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MBE for pan pioneer Betancourt honoured by Queen

Sterling Betancourt

Terry Joseph
December 31, 2001

One of Trinidad's most successful pan pioneers, Sterling Betancourt, has been made a Member of the British Empire (MBE).

Announcement of the award is included in Queen Elizabeth's New Year's honours list.

Pan Trinbago president Patrick Arnold yesterday described Betancourt's honour as significant for both the man and the instrument. "There is no getting away from the contribution Sterling has made," Arnold said.

"Perhaps because his ambitions were exercised in a more fertile artistic environment, what he has been able to achieve in a number of foreign countries we still find difficult to accomplish with local authorities. But as a direct result of his input, the spread of pan in schools across England, Scotland and Europe particularly, made exponential leaps.

"Last year's inaugural World Steelband Music Festival recognised Sterling's efforts as one of the components that laid the groundwork for a meeting of bands of quality from the European region. We at Pan Trinbago are proud of the recognition of the instrument and one of its most treasured practitioners by the British Monarchy. We offer Sterling our heartiest congratulations," Arnold said.

Fellow veteran pannist Curtis Pierre said: "This is wonderful. There are a whole lot of pannists who probably deserve such honours, but Her Majesty couldn't have selected a nicer representative for the instrument.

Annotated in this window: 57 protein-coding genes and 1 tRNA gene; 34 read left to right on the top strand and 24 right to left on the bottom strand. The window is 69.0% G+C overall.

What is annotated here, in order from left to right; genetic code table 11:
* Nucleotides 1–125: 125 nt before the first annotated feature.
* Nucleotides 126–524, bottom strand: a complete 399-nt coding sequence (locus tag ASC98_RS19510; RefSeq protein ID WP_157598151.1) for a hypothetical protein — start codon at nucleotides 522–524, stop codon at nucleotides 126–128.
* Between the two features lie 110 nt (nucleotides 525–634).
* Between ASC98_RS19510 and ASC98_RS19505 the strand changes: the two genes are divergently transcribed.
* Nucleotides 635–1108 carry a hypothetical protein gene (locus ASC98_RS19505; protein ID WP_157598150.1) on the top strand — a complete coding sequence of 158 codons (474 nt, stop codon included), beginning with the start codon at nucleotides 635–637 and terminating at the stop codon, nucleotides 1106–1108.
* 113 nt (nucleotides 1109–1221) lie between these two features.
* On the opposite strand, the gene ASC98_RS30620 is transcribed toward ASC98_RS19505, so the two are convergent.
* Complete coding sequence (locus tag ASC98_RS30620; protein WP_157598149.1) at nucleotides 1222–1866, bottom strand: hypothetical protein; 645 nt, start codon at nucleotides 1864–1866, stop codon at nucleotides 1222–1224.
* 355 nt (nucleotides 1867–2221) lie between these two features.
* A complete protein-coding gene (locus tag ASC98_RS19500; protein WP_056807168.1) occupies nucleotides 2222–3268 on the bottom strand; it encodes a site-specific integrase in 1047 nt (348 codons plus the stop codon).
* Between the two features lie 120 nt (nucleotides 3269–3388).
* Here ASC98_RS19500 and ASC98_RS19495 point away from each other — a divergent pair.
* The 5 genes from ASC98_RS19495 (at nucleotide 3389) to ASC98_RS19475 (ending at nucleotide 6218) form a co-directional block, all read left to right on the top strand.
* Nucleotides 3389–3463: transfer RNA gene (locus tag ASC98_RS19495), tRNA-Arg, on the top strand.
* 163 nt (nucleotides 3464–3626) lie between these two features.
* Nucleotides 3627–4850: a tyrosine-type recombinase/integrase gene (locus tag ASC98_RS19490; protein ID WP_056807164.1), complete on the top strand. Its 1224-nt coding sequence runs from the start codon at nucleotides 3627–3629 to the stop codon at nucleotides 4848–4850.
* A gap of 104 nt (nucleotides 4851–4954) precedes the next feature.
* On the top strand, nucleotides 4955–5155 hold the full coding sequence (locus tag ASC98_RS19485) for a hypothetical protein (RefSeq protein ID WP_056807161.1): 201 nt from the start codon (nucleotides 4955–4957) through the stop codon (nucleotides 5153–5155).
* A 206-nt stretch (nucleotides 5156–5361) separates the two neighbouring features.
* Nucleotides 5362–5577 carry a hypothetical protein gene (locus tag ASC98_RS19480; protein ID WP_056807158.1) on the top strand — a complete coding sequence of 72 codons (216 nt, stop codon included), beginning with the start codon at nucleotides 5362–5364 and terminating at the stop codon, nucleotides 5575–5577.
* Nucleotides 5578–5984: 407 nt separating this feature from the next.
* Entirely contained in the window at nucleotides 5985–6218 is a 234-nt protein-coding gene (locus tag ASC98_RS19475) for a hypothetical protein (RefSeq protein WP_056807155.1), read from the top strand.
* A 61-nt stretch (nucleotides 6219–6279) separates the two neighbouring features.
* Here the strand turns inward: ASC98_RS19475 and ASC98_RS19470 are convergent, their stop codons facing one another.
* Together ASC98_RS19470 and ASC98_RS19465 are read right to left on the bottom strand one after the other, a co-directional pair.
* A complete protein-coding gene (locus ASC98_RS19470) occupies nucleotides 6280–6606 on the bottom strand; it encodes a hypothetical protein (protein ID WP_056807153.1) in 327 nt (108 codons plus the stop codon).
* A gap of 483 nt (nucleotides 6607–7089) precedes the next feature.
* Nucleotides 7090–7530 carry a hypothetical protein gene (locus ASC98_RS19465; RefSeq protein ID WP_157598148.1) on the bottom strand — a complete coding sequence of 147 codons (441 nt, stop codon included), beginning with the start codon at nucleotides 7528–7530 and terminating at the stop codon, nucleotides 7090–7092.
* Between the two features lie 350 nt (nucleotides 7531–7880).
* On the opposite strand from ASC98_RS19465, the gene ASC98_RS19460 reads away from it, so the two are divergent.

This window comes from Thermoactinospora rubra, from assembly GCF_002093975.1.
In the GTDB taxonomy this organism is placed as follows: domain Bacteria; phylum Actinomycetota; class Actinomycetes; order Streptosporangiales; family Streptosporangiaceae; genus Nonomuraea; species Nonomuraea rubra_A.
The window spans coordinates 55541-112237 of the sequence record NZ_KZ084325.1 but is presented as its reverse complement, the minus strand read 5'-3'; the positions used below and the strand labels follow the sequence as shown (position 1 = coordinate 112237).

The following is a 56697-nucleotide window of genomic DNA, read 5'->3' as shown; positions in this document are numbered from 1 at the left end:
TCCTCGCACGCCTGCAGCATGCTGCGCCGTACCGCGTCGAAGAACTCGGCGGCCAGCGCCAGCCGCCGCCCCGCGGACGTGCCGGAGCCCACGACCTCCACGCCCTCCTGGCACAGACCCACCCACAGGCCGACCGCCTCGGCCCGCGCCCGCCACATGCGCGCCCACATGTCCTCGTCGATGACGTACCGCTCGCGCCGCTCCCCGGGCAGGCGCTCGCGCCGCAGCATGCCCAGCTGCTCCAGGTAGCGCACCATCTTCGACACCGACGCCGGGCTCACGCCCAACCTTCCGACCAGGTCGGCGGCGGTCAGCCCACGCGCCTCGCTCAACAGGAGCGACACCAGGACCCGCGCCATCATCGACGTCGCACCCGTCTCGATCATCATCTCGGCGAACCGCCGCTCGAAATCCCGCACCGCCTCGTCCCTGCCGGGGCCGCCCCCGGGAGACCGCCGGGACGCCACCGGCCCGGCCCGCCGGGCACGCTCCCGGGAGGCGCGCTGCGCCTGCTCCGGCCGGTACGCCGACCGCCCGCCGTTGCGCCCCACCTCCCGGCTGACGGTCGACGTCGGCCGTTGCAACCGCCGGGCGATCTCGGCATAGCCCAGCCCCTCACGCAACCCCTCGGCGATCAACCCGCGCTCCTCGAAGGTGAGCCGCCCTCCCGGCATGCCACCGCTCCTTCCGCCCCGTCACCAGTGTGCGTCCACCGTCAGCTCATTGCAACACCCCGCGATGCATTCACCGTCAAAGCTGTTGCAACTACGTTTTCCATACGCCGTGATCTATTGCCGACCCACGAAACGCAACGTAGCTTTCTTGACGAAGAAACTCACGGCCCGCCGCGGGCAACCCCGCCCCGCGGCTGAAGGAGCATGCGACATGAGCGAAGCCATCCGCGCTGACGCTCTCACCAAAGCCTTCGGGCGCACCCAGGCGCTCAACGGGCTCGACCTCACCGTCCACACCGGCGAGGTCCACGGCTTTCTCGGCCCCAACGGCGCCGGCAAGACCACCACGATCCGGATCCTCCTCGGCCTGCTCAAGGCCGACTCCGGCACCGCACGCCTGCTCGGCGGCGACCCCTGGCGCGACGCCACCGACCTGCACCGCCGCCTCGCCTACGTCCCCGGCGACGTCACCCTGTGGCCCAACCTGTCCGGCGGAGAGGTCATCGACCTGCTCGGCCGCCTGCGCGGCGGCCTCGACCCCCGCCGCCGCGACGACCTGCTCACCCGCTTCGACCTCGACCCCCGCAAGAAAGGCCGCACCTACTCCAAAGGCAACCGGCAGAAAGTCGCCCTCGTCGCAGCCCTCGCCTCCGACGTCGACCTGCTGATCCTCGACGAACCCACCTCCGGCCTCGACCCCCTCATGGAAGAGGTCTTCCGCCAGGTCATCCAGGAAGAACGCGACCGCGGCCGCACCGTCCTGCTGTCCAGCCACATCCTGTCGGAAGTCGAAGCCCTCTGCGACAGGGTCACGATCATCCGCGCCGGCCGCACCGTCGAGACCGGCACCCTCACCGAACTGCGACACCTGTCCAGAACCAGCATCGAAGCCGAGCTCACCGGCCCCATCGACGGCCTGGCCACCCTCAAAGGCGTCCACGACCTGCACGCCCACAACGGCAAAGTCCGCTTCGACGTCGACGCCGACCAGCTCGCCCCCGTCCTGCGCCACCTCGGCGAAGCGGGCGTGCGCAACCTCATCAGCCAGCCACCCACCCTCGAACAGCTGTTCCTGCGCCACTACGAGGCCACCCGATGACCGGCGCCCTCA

"Last year when he was here he visited my pan school, I introduced him as the legend that he is and he spoke to the young children learning to play about the instrument and his travels. He posed for pictures with them and gave autographs. He remained a humble, warm and wonderful human being. I wish to extend my most sincere congratulations to Sterling," Pierre said.

Betancourt, 77, who grew up in Laventille, is widely agreed as a prime mover in the spread of pan culture throughout the UK and Europe. He helped pioneer pan projects in English schools.

He began his career in Port of Spain in the 1930s as a tamboo-bamboo player and subsequently moved up to the rudimentary three-note tenor, forerunner of the more melodious instruments developed at the turn of the forties. During that decade he played with Hell's Kitchen, Hugh Borde's, Tripoli and became leader and tuner of Crossfire, another steelband from the St James area.

In 1951, he was selected as a member of the Trinidad All Stars Percussion Orchestra (TASPO) for a tour to England as part of this country's contingent at the Festival of Britain. The band also included Ellie Mannette, Tony Williams and Winston "Spree" Simon among other famous names.

At the end of the TASPO tour, Betancourt stayed on in England and together with pianist Russell Henderson and doo-doop player Ralph Cherrie (later replaced by Mervyn Constantine) formed a trio that featured the tenor pan, the first of its kind in Europe. Betancourt meanwhile toiled at getting the British school system to recognise the value of pan, an effort that yielded fruit when the Elmwood Junior band made it to the finals of the National Music Festival at Royal Albert Hall.

He has been a professional pannist and arranger all his life, touring, teaching and playing music and manufacturing instruments.

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